Cassoulet, escargots bourguignon, foie gras by the slab–French countryside menu in ManilaBy Clinton Palanca
Philippine Daily Inquirer
It’s different yet the same. Marc Aubry of the erstwhile Je Suis Gourmand is back in the kitchen, his spectacles perched at the very tip of his not inconsiderable nose, but the restaurant is now called Champêtre, although it’s exactly where Je Suis Gourmand used to be, and a few of the dishes from the former restaurant have reappeared on the new menu.
The difference is that Champêtre is better than the old restaurant, even if it seems that the only thing that has changed is the décor, which I actually like less.
The new facelift is supposed to evoke the countryside that the name, which translates to “countryside,” refers to, but ends up looking, in parts, like a set for a comic proscenium opera. But all this is easily forgotten in the onslaught of good food, which is exactly what it’s advertised to be: hearty French country fare, and a great deal of it.
Manila has always had a problem with its French restaurants; not that there aren’t enough of them, but that none of them has been able to strike the balance between posh and pretentious on one hand, and informal and rambunctious on the other.
The former is the domain of hotel restaurants which are chapels where meals consist of silverware and candlelight and tiny, insipid portions: everything that gives haute cuisine a bad name. The other end of the spectrum, which is not just the bistro, which can be quite metropolitan, but the bistrot campagne, has had problems finding an audience in the city.
Lumière, whose prime location on Makati Avenue is now Sala, had a valiant go at it, but didn’t offer enough thrills to stay solvent.
I have no idea why Je Suis Gourmand closed and re-opened, but Champêtre seems to be getting the mix right, at least judged by the happy buzz of a weekday night crowd. Aubry has covered all bases by producing an improbably lengthy menu, which ranges from cassoulet, which is as rib-sticking country fare as it gets, to an entire sub-menu of dishes featuring foie gras, printed in an iridescent typeface to underscore the luxury of it all.
Needless to say, it worked on me. I’m a sucker for foie gras, even if I know how much it costs wholesale by the lobe and can cook it myself at home. If you say foie gras on the menu, I’ll go price-blind and pay extortionist rates for a tiny sliver. So I was pleasantly surprised, though not daunted, that Aubry’s foie gras was not a sliver but a slab.
We proceeded to make our way methodically through such bistro staples such as soupe à l’oignon and escargots bourguignon, which were excellent. I say this with great surprise and emphasis, because they usually aren’t, in most places here and abroad. French onion soup can be medieval and stodgy, and snails are all too often an assault of garlic that doesn’t let the earthiness through.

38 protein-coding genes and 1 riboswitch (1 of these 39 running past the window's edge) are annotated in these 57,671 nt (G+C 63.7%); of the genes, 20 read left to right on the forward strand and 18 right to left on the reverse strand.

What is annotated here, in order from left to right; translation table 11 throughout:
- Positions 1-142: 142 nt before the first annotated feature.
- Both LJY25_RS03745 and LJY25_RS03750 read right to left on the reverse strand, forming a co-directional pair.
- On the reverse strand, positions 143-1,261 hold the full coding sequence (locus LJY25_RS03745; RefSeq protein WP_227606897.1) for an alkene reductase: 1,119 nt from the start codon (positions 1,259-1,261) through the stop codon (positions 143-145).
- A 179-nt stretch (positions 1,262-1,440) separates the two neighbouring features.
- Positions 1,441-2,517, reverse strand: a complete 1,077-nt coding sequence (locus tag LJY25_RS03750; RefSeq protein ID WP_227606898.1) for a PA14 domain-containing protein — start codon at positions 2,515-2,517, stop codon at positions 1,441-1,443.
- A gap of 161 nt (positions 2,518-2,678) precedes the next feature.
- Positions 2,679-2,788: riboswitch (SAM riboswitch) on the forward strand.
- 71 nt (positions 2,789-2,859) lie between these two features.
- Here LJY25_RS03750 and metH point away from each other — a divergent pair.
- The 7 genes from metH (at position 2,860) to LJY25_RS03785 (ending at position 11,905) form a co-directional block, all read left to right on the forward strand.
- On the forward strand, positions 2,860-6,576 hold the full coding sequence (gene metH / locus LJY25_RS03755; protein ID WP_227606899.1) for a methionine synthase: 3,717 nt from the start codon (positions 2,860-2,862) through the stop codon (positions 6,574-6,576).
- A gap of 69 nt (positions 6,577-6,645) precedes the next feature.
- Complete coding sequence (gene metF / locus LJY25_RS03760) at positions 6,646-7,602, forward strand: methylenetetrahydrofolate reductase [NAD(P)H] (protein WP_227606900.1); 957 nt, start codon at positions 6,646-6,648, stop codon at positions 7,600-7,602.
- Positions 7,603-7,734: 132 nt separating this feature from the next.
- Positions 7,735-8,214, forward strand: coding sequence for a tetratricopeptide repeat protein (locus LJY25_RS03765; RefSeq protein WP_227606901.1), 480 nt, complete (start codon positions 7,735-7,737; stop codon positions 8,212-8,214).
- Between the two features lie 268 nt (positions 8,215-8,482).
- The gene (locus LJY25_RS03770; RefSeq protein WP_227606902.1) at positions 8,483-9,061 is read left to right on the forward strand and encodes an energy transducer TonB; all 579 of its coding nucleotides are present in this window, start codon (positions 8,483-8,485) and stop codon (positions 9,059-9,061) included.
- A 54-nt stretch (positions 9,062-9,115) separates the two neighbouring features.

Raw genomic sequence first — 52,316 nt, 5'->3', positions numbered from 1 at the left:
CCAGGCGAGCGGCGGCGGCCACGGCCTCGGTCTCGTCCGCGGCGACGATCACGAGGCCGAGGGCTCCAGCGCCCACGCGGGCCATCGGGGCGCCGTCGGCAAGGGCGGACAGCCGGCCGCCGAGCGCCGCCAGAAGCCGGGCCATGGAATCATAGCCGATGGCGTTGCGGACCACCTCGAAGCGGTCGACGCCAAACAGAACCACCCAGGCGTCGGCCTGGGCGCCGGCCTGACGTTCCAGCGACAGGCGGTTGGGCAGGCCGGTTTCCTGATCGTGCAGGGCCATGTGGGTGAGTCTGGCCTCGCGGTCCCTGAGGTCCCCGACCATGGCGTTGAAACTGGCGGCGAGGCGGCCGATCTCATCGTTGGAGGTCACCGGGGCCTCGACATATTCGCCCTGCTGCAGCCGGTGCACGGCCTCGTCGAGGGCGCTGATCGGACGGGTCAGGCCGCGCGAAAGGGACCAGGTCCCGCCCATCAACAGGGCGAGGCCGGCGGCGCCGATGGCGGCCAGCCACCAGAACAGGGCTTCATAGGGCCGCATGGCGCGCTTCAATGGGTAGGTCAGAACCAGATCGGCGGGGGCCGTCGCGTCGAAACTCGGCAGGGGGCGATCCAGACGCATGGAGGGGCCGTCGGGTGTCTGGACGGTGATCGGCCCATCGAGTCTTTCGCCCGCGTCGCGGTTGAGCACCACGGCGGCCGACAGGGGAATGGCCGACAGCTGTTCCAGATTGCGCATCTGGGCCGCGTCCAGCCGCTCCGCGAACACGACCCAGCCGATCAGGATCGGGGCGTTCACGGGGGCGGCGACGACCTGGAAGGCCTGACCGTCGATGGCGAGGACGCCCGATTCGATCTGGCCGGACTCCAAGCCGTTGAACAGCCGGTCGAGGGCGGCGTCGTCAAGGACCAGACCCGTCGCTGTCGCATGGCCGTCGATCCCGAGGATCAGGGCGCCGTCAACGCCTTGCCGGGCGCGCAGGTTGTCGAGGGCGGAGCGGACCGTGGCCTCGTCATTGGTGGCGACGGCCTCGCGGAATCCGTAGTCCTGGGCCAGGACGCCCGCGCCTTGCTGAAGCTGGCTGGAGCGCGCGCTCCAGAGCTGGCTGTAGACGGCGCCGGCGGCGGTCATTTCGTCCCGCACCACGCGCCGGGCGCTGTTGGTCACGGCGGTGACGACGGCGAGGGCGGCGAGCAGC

But it was the main courses that truly shone. We ate veal kidneys in a sharp caper cream sauce, and braised veal cheeks with roasted vegetables (this was in place of the bayaldi gratin that normally accompanies it): Both were excellent.
Then we had dessert, at which point both we and Aubry seemed to flag a little. Dessert usually comes as a welcome shift from savoury to sweet, at which one’s stomach rearranges it contents a bit to make room for the new taste, but the Grand Marnier ice cream, though nicely flavored, was gloopy and there was far too much of it.
The pear charlotte seemed simplistic and dumpy. Which of course seems to be a churlish assessment, because all of the dishes on the menu work on the premise of being simple, traditional fare that is well-executed, but the desserts somehow failed to be scintillating in the same way that the savoury fare was.
Perhaps we chose badly in following something mushy and rich with something mushy and rich, but at this point a feeling of immobility and lethargy began to set in, when we should have been perked up and ready for mignardises, coffee, armagnac and a roll in the hay.
But don’t let this minor niggle put you off: It’s a very well-executed restaurant, and all that we had (as a table of six) from the ambitiously long menu was good, and I look forward to working my way through it.
There’s enough to satisfy those hankering for slow-cooked peasant fare, flashy luxe dishes for those on a spree, and grilled fish for boring people.
With Cyrille Soenen’s Ciçou having also just opened in Greenhills with a similarly rustic theme, French country cooking might just be making a comeback; and this time I hope it stays.
Champêtre is on the Ground Floor, Net One Bldg., Bonifacio Global City, tel. 8158801.